Fair enough. To deal with that criticism, I put together two hardware test beds that are representative of what the world at large is likely to be using. One is a six-year-old HP 5135 notebook that had been running Windows Me. The other is a year-old Shuttle small-form-factor PC stuffed with industry-standard components. The newer machine has been a rock-solid performer for me, running Windows XP Media Center Edition 2005 day in and day out with hardly a hiccup. As for that Y2K-era notebook, it made the cut because I think no sensible person should run Windows Me, especially now that Microsoft no longer offers security updates for that OS. The question at hand is whether an upgrade to Windows XP makes sense, or whether it’s smarter to switch to Linux.
In today’s post, I’ll describe my surprising experiences with that old notebook. Next week I’ll tell the story of how the newer, more powerful desktop machine held up.
A client gave me this notebook more than a year ago when I helped him upgrade to a newer model, and I had only powered it up once, just long enough to transfer the data to hisnew machine and then erase any confidential files. So I was pleased to see that it booted right up. A quick check of the system properties revealed that this machine was seriously underpowered. It was limping along on 64MB of RAM, its hard drive was a puny 5GB in size, and even in its day the 533MHz Celeron processor hadn’t set any speed records.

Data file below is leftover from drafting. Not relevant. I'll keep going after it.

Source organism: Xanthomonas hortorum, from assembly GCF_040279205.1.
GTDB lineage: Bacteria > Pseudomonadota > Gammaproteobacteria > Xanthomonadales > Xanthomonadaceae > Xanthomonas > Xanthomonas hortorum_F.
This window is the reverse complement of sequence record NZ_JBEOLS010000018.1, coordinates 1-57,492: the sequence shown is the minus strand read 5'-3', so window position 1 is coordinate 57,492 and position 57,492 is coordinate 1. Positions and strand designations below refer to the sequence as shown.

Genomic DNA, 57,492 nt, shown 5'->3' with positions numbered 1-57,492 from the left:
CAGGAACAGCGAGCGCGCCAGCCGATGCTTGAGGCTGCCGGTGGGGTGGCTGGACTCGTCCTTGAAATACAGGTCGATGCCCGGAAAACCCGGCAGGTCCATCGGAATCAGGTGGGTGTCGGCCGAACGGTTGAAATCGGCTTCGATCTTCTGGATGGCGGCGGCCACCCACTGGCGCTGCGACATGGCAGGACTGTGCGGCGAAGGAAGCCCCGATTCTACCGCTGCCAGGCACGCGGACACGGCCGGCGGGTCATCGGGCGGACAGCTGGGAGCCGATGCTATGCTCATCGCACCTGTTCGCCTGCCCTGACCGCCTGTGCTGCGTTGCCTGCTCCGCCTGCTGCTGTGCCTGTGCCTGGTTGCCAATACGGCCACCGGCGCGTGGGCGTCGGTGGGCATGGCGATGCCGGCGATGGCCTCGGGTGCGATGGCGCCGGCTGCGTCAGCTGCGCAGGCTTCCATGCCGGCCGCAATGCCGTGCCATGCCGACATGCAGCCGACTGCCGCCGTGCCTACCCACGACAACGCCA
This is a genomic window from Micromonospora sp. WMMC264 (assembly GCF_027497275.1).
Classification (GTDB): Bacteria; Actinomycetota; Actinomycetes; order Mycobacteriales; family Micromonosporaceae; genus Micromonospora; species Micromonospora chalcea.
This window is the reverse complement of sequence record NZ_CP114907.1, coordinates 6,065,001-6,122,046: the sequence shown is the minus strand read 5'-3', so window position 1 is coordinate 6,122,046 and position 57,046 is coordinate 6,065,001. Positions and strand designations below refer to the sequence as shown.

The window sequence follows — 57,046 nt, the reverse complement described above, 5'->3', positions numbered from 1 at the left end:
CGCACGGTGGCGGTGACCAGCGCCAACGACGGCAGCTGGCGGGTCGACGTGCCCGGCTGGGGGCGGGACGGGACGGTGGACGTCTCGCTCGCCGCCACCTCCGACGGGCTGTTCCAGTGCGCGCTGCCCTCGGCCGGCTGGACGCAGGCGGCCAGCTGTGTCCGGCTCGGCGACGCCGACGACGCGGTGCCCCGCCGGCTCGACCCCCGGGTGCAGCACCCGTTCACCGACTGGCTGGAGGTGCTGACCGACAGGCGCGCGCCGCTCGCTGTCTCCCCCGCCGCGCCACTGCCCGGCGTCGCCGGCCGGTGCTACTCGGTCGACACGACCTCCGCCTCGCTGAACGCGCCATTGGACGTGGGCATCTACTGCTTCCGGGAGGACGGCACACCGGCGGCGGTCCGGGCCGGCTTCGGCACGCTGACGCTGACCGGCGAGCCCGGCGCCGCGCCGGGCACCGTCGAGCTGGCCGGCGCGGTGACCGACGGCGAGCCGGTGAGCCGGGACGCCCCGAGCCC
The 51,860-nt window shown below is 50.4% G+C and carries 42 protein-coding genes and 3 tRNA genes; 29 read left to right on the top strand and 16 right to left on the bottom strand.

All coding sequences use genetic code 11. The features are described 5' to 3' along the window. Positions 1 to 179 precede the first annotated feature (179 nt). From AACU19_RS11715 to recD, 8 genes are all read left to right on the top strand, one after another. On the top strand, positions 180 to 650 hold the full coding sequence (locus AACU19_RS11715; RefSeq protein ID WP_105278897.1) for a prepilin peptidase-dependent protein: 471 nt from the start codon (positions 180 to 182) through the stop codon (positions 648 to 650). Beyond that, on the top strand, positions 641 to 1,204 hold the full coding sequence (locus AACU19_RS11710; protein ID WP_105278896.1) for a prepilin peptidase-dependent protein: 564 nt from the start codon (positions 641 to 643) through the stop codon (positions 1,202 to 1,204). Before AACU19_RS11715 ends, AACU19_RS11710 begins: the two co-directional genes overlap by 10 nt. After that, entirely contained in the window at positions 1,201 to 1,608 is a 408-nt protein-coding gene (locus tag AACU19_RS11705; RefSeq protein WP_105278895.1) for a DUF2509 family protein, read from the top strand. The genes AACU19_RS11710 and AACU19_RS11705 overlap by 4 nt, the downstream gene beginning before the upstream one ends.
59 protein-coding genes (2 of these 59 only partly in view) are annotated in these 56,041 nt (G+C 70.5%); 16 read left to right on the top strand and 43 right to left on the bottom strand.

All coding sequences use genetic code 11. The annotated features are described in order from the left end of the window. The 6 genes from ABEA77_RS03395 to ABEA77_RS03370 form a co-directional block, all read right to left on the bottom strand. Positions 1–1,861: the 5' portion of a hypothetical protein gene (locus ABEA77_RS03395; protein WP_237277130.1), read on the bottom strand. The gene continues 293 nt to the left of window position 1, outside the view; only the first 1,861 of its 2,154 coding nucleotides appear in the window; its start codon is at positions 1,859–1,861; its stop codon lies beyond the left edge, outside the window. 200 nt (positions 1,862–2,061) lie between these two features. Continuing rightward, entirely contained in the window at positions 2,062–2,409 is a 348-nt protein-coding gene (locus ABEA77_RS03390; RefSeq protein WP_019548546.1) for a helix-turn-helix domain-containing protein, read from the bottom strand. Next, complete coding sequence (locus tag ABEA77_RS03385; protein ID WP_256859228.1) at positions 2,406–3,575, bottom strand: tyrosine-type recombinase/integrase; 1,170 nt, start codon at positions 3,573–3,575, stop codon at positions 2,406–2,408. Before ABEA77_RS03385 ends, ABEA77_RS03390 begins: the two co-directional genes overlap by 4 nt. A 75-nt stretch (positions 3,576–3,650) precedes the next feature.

Just for grins, I tried running the live CDs of Ubuntu 6.0.6 and Linspire. Neither one would get past the opening screens, complaining that there wasn’t enough memory. I was able to get Damn Small Linux to run off a CD, but that wasn’t an acceptable solution in the long term.
As it turned out, I was able to buy two 128MB memory sticks – enough to upgrade the machine to its maximum capacity of 256MB – for $13.50 each. With shipping, the total came to $36. Some rummaging around my spare parts bin turned up a 40GB notebook drive that I had replaced on another notebook a few years back. It was a perfect replacement – if I had purchased it from the same online merchant that sold me the RAM, it would have run me about $55 with shipping. The total hardware upgrade cost of $80 didn’t seem out of line.
I had an unused OEM copy of Windows XP Professional Edition hanging around; if I had had to purchase the software instead, I would have opted for an OEM copy of Windows XP Home Edition for about $90, bringing the total upgrade cost to $170. Ubuntu Linux is a free download.
First up, I installed Windows XP with Service Pack 2, partitioning the disk into two equal 20GB segments and using the first one for Windows. The install took less than an hour. After getting to a desktop I popped a D-Link CardBus-based wireless network adapter into the PCMCIA slot; it set up with no problems using the drivers from the CD that came in the box. After I had a working Internet connection, I turned on Automatic Updates and downloaded 49 High Priority updates. I then used Windows Update to snag a handful of replacement drivers and some optional updates. Total elapsed time: roughly 2 hours.